The Employee’s employment contract with Just Group included terms regarding confidential information and post-employment restraints. The post-employment restraints included cascading provisions and sought to restrict the Employee for up to 24 months after termination of employment, within a geographical area, from directly or indirectly engaging in, assisting or advising or carrying on, any activity which was:
The same or similar to, any part of the specialty brand and fashion business of Just Group in which she was involved or in which she received confidential information; or
For or on behalf of a list of brands or entities listed in an annexure to the contract. This annexure included Cotton On.
On 2 May 2016 and within her six month probation period, the Employee provided one months’ notice of her resignation and later advised Just Group that she was leaving to join the Cotton On Group (Cotton On) in the position of General Manager, Finance and Treasury.
Prior to the Employee commencing employment with Cotton On, Just Group commenced proceedings in the Supreme Court of Victoria for an injunction to enforce the Employee’s post-employment restraints. Just Group argued that it had a legitimate commercial interest to protect its confidential information, particularly as Cotton On was a major competitor.
The primary issue to be determined was whether the Employee’s post-employment restraints in her employment contract were enforceable.
Just Group argued that the very wide restraint in the Employee’s contract focused on the circumstances of the Employee’s alleged breach, that is, her prospective employment with Cotton On, the competition between it and Cotton On and the damage that could be inflicted on its business should the Employee commence employment with Cotton On.
Judge McDonald noted however that the contract was subject to Victorian law and as such, common law principles applied.
Unlike in NSW, there is no statutory regime in Victoria permitting the Court to determine the extent to which a restraint clause was valid. Accordingly, the Court was required to assess whether the restraints were reasonable “not by reference to what the parties have actually done or intend to do, but what the restraint entitles or requires the parties to do” (Gummow J in Adamson v New South Wales Rugby League Ltd  FCA 425).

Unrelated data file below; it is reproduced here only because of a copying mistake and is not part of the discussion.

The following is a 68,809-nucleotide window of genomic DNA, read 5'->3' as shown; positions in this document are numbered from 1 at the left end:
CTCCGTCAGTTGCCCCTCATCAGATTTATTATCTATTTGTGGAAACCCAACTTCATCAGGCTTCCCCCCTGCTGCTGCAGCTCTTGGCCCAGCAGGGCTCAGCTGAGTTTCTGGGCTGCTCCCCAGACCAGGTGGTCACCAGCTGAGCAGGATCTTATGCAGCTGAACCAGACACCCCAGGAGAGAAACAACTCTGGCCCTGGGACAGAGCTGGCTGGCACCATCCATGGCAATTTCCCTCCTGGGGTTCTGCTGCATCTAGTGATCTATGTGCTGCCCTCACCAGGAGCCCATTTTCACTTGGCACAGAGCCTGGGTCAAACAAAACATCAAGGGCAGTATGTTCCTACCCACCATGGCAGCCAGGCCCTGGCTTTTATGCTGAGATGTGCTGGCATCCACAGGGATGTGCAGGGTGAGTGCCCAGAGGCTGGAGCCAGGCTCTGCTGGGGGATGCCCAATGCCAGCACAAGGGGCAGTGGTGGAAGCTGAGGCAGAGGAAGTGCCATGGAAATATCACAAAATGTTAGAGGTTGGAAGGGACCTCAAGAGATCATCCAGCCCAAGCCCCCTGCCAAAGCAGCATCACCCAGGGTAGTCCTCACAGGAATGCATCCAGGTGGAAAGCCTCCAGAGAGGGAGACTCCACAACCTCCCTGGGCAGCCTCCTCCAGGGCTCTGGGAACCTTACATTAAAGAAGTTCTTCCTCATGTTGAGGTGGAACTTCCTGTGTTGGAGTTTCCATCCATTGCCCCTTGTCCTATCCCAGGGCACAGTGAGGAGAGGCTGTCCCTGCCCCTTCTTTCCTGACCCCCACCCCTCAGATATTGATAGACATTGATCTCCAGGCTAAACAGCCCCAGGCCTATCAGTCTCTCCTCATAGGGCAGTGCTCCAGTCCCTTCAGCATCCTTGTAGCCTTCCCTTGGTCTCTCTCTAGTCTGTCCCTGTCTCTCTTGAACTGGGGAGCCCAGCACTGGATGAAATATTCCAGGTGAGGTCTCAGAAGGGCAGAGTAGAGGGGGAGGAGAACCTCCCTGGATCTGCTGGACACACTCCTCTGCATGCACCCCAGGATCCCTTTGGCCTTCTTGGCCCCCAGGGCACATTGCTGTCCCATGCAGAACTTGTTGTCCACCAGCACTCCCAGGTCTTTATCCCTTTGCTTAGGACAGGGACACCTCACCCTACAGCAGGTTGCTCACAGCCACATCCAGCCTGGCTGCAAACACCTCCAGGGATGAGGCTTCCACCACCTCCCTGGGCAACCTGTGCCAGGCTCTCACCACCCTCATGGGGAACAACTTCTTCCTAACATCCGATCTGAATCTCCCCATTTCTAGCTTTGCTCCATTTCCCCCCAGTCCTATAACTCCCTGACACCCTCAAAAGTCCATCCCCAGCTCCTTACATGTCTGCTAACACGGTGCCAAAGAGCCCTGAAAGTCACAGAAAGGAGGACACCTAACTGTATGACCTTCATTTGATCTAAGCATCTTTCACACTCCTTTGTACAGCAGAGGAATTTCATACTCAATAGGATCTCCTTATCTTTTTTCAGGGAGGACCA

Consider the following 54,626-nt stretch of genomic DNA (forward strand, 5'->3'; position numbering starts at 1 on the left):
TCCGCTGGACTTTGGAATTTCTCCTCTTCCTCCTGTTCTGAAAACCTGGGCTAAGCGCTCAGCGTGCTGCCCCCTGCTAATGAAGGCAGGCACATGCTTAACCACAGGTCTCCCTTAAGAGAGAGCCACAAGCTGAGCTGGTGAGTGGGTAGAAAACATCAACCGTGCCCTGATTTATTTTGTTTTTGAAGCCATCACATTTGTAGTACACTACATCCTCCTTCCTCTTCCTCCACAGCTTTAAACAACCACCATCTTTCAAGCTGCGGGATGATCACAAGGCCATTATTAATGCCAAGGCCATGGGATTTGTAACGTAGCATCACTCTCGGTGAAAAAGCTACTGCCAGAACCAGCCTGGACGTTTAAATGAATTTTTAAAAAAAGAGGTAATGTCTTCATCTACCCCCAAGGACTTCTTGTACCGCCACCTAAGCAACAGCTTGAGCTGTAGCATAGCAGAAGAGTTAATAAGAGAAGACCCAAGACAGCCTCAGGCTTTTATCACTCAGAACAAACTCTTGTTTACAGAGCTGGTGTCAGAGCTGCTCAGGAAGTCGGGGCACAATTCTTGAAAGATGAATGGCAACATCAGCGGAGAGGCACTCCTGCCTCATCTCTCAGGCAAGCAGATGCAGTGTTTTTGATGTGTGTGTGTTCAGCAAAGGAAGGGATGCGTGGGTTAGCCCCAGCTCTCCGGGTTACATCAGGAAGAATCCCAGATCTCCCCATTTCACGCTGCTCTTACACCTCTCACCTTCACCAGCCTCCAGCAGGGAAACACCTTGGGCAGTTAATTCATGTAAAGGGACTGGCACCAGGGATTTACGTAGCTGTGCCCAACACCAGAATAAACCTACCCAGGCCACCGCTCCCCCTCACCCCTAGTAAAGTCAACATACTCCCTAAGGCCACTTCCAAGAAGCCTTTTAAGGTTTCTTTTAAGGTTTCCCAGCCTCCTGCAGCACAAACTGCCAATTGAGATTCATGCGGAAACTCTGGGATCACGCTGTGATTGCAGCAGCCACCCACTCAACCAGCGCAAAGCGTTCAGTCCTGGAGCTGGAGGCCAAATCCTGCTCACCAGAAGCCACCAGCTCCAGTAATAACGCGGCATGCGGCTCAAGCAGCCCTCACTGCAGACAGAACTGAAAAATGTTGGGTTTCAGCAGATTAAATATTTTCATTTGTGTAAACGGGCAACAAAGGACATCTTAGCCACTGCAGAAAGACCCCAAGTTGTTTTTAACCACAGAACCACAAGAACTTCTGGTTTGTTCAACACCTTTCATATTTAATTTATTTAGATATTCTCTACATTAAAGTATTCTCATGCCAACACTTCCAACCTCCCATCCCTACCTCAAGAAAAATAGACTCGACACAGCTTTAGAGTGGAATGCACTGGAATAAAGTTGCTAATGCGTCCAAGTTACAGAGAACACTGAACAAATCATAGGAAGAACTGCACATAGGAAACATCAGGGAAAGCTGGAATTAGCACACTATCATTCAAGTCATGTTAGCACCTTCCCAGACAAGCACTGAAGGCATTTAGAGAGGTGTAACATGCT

With respect to restraint (1), the Court determined:
That the clause restricted the activities to be undertaken by the Employee rather than the business activities of the new employer. As drafted, the restraint did not make sense and was unenforceable; and
That by applying common law principles, the restraint was too broad – it operated to restrain the Employee from taking up any role (not just a role where the Just Group’s confidential information may be relevant). As such, it went beyond what was reasonable to protect Just Group’s confidential information and was therefore unenforceable.
With respect to restraint (2), the Court determined:
That it had a very broad reach and operated with respect to any of the 50 brands or entities listed in the annexure. Further, Just Group failed to prove the restraint was reasonable or provide evidence of the commercial activities of all the entities listed in the annexure; and
That by applying common law principles, the restraint would have prevented the Employee from being employed by any of the entities listed in a role where the confidential information acquired by the Employee was not relevant.
Interestingly, Judge McDonald noted that if restraint (2) had only referred to Cotton On, based on the evidence of the level of competition between Just Group and Cotton On, the Court may have concluded that the restraints were enforceable.
Judge McDonald added that a further issue in relation to the contract, which indicated that the restraints were unenforceable, was the fact that the restraints were for a minimum of 12 months and up to 24 months, and this was incongruous with the one months’ notice of termination of employment or payment in lieu thereof to be given to the Employee during the probationary period.
Just Group’s application for injunctive and declaratory relief was dismissed.
Comment – what can your business learn from this decision?